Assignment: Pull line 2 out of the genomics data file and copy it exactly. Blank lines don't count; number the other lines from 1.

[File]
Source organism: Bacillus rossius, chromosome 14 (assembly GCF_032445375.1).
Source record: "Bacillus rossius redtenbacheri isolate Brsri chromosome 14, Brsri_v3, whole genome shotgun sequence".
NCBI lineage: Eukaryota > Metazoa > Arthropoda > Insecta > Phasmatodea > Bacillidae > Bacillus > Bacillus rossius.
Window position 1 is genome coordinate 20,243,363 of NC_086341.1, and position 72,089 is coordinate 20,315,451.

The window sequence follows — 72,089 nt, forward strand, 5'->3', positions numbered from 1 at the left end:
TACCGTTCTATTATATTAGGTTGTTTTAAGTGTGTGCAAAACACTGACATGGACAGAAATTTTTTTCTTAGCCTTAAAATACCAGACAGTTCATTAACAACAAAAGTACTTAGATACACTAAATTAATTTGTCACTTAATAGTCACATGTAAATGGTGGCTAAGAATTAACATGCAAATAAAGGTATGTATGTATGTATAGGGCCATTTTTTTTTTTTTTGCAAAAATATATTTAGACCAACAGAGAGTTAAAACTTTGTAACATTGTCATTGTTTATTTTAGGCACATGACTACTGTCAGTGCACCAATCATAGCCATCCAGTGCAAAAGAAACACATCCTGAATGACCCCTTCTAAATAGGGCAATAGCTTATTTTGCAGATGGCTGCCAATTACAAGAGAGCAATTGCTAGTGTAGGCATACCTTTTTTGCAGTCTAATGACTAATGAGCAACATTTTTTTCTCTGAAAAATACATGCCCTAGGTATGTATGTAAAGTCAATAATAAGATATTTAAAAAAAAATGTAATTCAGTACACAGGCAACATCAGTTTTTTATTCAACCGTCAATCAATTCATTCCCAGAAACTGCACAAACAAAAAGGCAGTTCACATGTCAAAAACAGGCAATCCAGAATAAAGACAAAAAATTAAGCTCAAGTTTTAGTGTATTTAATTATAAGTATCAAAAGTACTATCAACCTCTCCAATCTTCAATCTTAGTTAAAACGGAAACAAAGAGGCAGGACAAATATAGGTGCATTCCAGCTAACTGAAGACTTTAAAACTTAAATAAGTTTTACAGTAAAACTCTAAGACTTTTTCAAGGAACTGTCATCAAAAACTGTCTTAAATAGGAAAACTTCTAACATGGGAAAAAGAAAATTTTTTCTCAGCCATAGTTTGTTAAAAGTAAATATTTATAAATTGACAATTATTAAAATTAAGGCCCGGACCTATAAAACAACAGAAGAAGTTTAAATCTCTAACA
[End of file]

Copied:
Source record: "Bacillus rossius redtenbacheri isolate Brsri chromosome 14, Brsri_v3, whole genome shotgun sequence".